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    This is great everyone - thanks for sharing! I thought that this might turn out interesting. We've already gotten a diverse group of stories!

    Just a funny little side note - my mom was, uh, created on a troop train headed for my Grandpa's port of embarkation in California. Now THAT'S a funny story to hear my Grandma tell. She said he was as emberassed around all those other people back then as he still is when she tells the story now adays!
     
  8. Miro

    Miro Member

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    My grandparents fought with Tito's partisans in Yugoslavia. One of my grandfathers and his entire male family were members of the 6th Montenegrin Assault Brigade from July '41 until the end of the war. My other grandfather was first a reservist in the Royal Yugoslav army in April '41. After the Yugoslav surrender he went home but was injured by a strafing German or Italian aircraft. He didn't recover until that winter when he joined the 9th Montenegrin Brigade. He was injured two more times in Northern Montenegro and on the Kosovo and fell ill with Typhus before his unit was disbanded at wars end. neither of them were members of any communist organizations, they, like most people fought with Tito because he was the only no-compromise resistance to German and Italian occupation. The Royalist Chetniks were reliable and tough against the Germans but often cut deals with the Italians.
     
  9. C.Evans

    C.Evans Expert

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    I think its great to read stories from people who had relatives that served in the militarys of both sides and what you can also consider the middle too. [​IMG]
     
  10. Ether

    Ether Member

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    My Grandfather's first language was German (he was born in Canada but didn't learn english until he was older, same with my grandmother) so he was put into intelligence pretty quickly. He'd tell you that he spent most of the war marching in lines in England somewhere. He did train for awhile in the praires of Canada and then to Victoria for officer's training before embarking to England. Years later my sister attended UVic which is on the same site of the old military base he lived in. Eventually he landed on D-Day+30 and was part of the liberation of the lowlands with the Canadian army, and went right into Germany.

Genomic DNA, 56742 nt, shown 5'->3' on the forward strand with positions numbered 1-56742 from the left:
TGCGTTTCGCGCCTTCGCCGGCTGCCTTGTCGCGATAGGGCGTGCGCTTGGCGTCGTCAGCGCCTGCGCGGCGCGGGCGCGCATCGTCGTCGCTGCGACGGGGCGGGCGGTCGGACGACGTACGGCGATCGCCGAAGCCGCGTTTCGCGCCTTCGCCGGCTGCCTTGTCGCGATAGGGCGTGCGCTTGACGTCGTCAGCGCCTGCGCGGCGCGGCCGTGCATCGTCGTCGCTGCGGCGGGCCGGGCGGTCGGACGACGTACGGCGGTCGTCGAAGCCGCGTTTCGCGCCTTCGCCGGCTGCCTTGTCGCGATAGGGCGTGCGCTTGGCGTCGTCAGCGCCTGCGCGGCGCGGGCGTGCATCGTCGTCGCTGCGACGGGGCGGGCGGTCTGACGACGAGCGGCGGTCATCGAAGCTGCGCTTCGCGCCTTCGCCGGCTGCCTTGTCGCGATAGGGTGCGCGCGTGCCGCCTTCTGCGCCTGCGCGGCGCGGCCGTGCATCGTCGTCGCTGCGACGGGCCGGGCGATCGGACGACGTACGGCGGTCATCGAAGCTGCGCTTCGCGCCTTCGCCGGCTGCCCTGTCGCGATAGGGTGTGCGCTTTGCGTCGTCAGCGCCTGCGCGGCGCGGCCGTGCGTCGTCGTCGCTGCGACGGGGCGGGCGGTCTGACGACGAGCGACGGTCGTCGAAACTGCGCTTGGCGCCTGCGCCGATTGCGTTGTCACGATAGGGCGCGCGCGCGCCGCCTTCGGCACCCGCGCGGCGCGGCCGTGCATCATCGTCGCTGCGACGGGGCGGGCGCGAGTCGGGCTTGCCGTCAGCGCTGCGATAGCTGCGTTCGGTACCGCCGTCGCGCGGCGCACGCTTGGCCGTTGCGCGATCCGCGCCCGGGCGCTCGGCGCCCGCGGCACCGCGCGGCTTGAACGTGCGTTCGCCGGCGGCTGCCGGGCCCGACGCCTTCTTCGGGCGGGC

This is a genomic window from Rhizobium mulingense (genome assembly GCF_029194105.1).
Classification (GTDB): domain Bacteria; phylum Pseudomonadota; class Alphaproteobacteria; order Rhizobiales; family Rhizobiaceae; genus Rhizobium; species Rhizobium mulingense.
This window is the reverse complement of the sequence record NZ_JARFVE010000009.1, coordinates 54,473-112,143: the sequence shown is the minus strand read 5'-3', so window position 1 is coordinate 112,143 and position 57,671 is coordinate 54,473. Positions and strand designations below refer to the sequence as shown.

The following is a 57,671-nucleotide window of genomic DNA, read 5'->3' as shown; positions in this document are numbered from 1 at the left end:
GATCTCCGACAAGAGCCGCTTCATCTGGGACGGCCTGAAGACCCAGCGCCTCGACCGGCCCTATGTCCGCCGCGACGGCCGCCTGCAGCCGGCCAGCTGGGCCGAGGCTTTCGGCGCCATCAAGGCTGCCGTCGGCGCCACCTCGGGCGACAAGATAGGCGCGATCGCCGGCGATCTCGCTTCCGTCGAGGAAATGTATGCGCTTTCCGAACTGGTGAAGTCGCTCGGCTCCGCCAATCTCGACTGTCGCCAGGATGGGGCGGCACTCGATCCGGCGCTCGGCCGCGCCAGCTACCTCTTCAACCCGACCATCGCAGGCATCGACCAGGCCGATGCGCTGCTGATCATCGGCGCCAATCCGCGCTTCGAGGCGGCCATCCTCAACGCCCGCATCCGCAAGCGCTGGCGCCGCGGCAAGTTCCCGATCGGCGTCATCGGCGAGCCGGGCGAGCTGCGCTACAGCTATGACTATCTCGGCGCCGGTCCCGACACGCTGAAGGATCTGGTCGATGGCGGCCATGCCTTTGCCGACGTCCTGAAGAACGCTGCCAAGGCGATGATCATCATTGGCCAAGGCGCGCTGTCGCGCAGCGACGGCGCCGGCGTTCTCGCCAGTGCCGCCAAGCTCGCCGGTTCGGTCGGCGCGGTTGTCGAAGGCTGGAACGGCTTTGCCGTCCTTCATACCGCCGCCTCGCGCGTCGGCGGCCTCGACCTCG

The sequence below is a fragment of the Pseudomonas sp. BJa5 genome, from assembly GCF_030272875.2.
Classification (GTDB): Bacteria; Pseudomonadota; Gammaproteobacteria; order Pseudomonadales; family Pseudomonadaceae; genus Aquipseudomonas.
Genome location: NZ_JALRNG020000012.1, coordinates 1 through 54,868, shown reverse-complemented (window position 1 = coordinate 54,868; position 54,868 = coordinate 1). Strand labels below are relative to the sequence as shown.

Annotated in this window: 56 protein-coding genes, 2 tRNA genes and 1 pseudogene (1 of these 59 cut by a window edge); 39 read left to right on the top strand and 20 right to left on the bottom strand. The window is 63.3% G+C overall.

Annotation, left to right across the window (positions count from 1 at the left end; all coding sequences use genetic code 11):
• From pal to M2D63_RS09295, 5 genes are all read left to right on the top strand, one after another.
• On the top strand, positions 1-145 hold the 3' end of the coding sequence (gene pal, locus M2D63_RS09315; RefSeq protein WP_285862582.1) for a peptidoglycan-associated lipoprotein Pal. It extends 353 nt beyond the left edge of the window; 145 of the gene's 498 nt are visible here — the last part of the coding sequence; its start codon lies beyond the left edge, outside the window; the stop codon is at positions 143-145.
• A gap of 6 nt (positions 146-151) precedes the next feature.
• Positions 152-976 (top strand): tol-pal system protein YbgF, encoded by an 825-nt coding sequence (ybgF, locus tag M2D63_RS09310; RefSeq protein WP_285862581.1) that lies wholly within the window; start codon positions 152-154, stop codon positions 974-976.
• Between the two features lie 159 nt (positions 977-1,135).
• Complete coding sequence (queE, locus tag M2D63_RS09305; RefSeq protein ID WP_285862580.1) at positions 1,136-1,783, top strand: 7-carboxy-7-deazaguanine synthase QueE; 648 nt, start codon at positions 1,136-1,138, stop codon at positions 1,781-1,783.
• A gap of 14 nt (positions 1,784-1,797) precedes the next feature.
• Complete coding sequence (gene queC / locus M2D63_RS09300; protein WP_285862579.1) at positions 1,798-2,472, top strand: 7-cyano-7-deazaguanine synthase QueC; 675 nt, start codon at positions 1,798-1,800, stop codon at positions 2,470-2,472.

I dont know much about his time, he doesn't speak of specific events much. I do know he was the translator for a German General after he was captured who commanded most of their troops in the lowlands. I'll have to find out his name.
     
  11. Oddball

    Oddball Member

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    When did I become interested in WWII...I can't really say. I was a history buff for as long as I can remember.
    My father was an Ensign on the USS Donner, which, to my knowledge, was the first Landing Ship Dock in the US Navy. Maybe one of the first. Anyway, the only action he ever saw was when he was commanding a 5 inch gun and almost shot down a target plane! He then transfered into submarines after the war, but was discharged as they didn't need a lot of submarines in Korea.
    Well, that's my story! Thanks for reading!
     
  12. Greenjacket

    Greenjacket Member

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    My Grandfather was an Engineer sent to North-West Europe about 2 weeks after D-Day. He was involved in the investigations following the capture of the V3 "London Gun" site. Later he was commissioned in the Royal Green Howards - an infantry regiment, and spent a few months training recruits.

    After the war, he served in Kenya, Tanganyika and British Somaliland. He was District Officer, Head of Police and Magistrate for an area of Africa larger than England and Wales, and was the only white man for 250miles. He commanded a company of indigenous askari soldiers, a fort, and also had a pet cheetah.

    He told me a number of marvellous anecdotes that are far too long-winded for me to relate here, but he is still alive and well and talks with great enthusiasm.
     
  13. Friedrich

    Friedrich Expert

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    Hallo, Reiteren!

    Well, as many of you know I was interested in war because my father's father, who has lived with us many time is a veteran with a lot of stories and interestings WWII stuff collection. So, since I was born all the house was full of guns, uniforms and books... What should I have done? Beside, my grandfather is the closest old person to me. He has thaught me a lot of things. Well, he joined the Wehrmacht in 1938 when he graduated from Dresden's military academy. He saw a little action in Spanish Civil War but later he was personal secretary to Generaloberst (by then) Fedor von Bock.
    When the war started he was serving in:

    84. Infanterieregiment (8. Infanteriedivision): Sep 1939-Jan 1940
    33. Panzerregiment (9. Panzerdivision): Jan 1940 - Jun 1941
    5. Panzerregiment (5. Leichtedivision -21. Panzerdivision): Jun-Ag 1941
    280. Infanterieregiment (95. Infanteriedivision): Ag 1941 - jun 1944
    767. Infanterieregiment (376. Infanteriedivision): Ag-Sept 1944
    9. Panzergranedierdivision (26. Panzerdivision): Sep 44- mar 45
    Wachregiment (Infanteriedivision "Berlin"): mar- may 45

    As you can see Oberstleutnant Gottfried von Hammerstein und Hartmann (Dresden 1916-) kind of travelled and fight all around Europe. RK 1944.
    He lost the left eye and a bullet pierced his throath during the battle of Berlin. He has not been able to speak since then.